Republished with permission from Weed News; Read the original article HERE.
Americans use opioids at an alarming rate. It is estimated that Americans consume 80% of the world’s opioids, despite only making up roughly 5% of the world’s population. The National Institute on Drug Abuse estimates that over 30,000 Americans die from an opioid overdose every year. It’s a serious problem that needs to be properly addressed, and Congressman Earl Blumenauer thinks that cannabis can help.
Congressman Blumenauer has long been a champion of cannabis reform, all the way back to his earliest days as a state legislator in Oregon. Congressman Bluemenauer was a champion of Oregon’s 1973 decriminalization law, which was the first in the country. Congressman Blumenauer has either sponsored, co-sponsored, or strongly supported every pro-cannabis reform measure that has been introduced in Congress since he became a United States Representative. Congressman Blumenauer recently testified in support of medical cannabis as a safer alternative to opioids in front of the Energy and Commerce Committee, video footage of which can be found below:
Below are a number of studies which have found that cannabis can help reduce opioid use, courtesy of UncleCliffy.com:
“The treatment of chronic pain with medicinal cannabis in this open-label, prospective cohort resulted in improved pain and functional outcomes, and a significant reduction in opioid use.” – Haroutounian S, Ratz Y, Ginosar Y, Furmanov K, Saifi F, Meidan R, Davidson E. (2016)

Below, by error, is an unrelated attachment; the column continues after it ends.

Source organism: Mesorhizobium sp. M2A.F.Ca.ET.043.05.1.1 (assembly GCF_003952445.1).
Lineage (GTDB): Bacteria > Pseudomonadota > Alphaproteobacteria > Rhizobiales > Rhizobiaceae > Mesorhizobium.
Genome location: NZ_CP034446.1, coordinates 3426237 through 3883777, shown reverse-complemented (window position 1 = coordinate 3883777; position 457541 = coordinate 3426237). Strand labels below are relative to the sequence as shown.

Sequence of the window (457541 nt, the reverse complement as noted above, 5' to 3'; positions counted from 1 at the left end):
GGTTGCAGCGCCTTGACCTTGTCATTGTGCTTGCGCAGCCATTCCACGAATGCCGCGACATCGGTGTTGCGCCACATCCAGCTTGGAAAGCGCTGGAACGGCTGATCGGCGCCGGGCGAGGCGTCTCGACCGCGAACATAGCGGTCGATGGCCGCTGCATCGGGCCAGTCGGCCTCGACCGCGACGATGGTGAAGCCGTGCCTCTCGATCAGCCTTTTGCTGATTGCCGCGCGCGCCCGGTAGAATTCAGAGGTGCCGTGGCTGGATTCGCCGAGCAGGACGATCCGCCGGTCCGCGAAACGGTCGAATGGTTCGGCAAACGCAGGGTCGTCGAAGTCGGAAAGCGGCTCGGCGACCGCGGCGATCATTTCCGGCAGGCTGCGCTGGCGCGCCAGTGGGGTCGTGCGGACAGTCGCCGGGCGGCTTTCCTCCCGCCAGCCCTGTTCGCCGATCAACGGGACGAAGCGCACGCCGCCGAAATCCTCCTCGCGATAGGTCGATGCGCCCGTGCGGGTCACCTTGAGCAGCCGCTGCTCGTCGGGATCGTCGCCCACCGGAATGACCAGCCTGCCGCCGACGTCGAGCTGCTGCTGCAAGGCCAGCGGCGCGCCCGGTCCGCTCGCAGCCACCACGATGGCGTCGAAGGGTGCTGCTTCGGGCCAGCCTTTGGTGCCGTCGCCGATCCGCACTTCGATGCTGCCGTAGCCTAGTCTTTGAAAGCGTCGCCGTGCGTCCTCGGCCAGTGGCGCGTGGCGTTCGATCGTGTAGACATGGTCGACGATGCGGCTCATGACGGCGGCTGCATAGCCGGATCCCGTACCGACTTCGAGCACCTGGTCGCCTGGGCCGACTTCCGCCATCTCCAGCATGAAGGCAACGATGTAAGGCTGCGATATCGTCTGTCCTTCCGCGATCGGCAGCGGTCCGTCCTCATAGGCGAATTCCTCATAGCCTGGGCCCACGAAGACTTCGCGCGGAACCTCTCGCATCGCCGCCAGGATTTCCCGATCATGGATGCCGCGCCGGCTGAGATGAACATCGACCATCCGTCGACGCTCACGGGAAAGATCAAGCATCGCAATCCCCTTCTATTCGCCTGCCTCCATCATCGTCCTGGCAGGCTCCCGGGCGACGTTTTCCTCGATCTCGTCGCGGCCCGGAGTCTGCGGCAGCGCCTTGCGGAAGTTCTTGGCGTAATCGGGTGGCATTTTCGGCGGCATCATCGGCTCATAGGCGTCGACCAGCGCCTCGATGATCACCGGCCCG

“Among respondents that regularly used opioids, over three-quarters (76.7%) indicated that they reduced their use since they started medical cannabis.” – Piper BJ1,2,3, DeKeuster RM4,5, Beals ML6, Cobb CM4,7, Burchman CA8,9, Perkinson L10, Lynn ST10, Nichols SD11, Abess AT12 (2017)
“Among study participants, medical cannabis use was associated with a 64% decrease in opioid use (n = 118), decreased number and side effects of medications, and an improved quality of life (45%). This study suggests that many CP patients are essentially substituting medical cannabis for opioids and other medications for CP treatment, and finding the benefit and side effect profile of cannabis to be greater than these other classes of medications.” – Boehnke KF, Litinas E, Clauw DJ. (2016)
“All prescriptions for scheduled medications must be reported to the New Mexico Prescription Monitoring Program with opiates and benzodiazepines being the two most common. Based on these prescription records, patients enrolled in the medical cannabis program reduced the monthly average number of prescriptions, types of prescriptions (drug classes), number of prescribers, and number of related pharmacy visits. 71% of medical cannabis program enrollees either ceased or reduced their use of scheduled prescriptions within 6 months of enrolling.” – Stith, S. S., et al (2017)
“The growing body of research supporting the medical use of cannabis as an adjunct or substitute for opioids creates an evidence-based rationale for governments, health care providers, and academic researchers to consider the implementation and assessment of cannabis-based interventions in the opioid crisis.” – Philippe Lucas (2017)
“The majority of patients in this study believed that medical marijuana is a valid treatment and that it does have a role in reducing post-injury and post-operative pain. Those patients who used marijuana during their recovery felt that it alleviated symptoms of pain and reduced their opioid intake.” – Heng, Marilyn MD, MPH, FRCSC; McTague, Michael F. MPH; Lucas, Robert C. BA; Harris, Mitchel B. MD; Vrahas, Mark S. MD; Weaver, Michael J. MD (2017)